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How NSM manages the configuration of a DMI device

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Article ID: KB13941 KB Last Updated: 21 Apr 2009Version: 1.0
Summary:
Understanding DMI device configuration management.

Symptoms:

Solution:
NSM manages the DMI device using an extension of the NETCONF protocol over the established SSH transport and management SSH session to the NSM device server on TCP port 7804.

The NETCONF protocol is using XML for data encoding purposes, because XML is a widely deployed standard which is supported by a large number of applications. The device provides its configuration to NSM in an XML config file. If the device native configuration file is not XML based, the DMI agent exports the current device configuration into an XML format. When receiving configuration updates from NSM, the device also receives an XML formatted file with the changes to be performed and then imports the XML into its real device configuration.

There are special RPCs (remote procedure calls) which have been defined for performing different management tasks beyond simply managing the configuration file. For example, special RPCs may be defined to query the current device status or update the firmware on the device. The standard RPC used for managing the configuration file are “add, modify, delete” which would represent which XML nodes and values would need to be changed on the device to match the configuration on NSM.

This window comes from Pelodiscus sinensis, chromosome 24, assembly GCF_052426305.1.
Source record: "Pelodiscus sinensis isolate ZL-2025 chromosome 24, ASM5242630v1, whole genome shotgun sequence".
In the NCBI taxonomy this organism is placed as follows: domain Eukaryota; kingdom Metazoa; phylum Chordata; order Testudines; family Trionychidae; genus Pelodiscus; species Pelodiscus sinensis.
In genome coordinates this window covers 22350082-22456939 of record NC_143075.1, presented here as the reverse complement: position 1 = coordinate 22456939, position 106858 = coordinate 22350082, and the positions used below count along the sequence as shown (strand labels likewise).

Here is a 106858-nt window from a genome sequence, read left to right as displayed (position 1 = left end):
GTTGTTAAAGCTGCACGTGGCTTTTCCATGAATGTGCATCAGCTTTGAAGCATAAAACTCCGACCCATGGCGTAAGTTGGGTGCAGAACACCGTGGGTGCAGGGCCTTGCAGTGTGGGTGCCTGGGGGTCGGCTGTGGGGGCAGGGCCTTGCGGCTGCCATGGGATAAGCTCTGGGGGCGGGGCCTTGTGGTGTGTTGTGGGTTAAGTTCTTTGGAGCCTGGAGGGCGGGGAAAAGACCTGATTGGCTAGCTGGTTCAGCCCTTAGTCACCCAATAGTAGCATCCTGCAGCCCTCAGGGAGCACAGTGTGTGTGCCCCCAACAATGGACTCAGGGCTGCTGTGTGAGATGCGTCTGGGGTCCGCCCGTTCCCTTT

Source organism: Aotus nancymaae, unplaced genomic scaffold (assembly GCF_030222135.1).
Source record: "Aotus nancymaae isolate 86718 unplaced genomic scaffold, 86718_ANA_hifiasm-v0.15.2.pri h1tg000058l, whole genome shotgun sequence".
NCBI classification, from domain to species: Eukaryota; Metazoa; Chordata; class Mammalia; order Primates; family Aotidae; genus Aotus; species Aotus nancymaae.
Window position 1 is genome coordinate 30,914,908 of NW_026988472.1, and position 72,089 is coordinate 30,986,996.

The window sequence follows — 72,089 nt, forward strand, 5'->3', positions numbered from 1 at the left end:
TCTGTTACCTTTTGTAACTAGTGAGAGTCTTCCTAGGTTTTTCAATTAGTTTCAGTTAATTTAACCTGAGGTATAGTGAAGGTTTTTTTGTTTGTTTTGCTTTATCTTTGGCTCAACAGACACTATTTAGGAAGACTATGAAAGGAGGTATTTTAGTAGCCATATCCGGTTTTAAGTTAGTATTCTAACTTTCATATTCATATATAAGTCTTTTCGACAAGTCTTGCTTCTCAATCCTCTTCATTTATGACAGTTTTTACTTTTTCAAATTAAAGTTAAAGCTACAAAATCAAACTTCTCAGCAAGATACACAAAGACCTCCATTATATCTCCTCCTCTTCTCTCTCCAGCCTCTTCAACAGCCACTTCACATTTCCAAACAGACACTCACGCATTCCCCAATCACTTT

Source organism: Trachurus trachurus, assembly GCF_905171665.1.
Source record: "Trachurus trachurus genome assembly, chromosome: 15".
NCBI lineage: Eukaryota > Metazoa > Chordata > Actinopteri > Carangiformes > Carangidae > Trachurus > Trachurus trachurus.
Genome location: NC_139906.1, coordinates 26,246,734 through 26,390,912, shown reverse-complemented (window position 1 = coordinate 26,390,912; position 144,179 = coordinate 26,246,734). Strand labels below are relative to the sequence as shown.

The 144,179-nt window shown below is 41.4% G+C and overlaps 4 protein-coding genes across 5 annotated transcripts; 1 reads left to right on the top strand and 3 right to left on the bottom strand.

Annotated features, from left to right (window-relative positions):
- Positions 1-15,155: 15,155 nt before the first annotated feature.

The job manager information when performing a delta config summary will show 3 sections assisting the user in finding what the update will affect. The first part shows the XML configuration currently on the device which is going to be modified, the 2nd portion shows what XML config changes will be sent to the device. The 3rd and last section shows a “diff” output between the 1st and 2nd section showing clearly the before/after of the changes to the configuration.

Example Delta Config output showing a change in the policy name to a number:

Configuration to be sent to Device on next Update Device:
<configuration>
<security>
<policies>
<policy>
<from-zone-name>default</from-zone-name>
<to-zone-name>default</to-zone-name>
<policy operation="delete">
<name>accept-all</name>
</policy>
<policy operation="create">
<name>490822</name>
<match>
<source-address>any</source-address>
<destination-address>any</destination-address>
<application>any</application>
</match>
<then>
<permit />
</then>
</policy>
</policy>
</policies>
</security>
</configuration>


XML Diff between Device (-) and NSM (+):

/configuration/security/policies/policy[from-zone-name="default" and to-zone-name="default"]/policy[name="accept-all"]
- <policy>
- <name>accept-all</name>
- <match>
- <source-address>any</source-address>
- <destination-address>any</destination-address>
- <application>any</application>
- </match>
- <then>
- <permit/>
- </then>
- </policy>

/configuration/security/policies/policy[from-zone-name="default" and to-zone-name="default"]/policy[name="490822"]
+ <policy>
+ <name>490822</name>
+ <match>
+ <source-address>any</source-address>
+ <destination-address>any</destination-address>
+ <application>any</application>
+ </match>
+ <then>
+ <permit/>
+ </then>
+ </policy>

The NSM server and GUI client has a definition of the device configuration using a W3C XML schema definition file (.XSD). Using those file schemas, NSM can create the GUI client device editor views and also validate the data against the schema definition for making sure the values entered are within a specific range. The schema definition can be updated using the following procedure: KB12561 - How to update the DMI Schema Information for NSM

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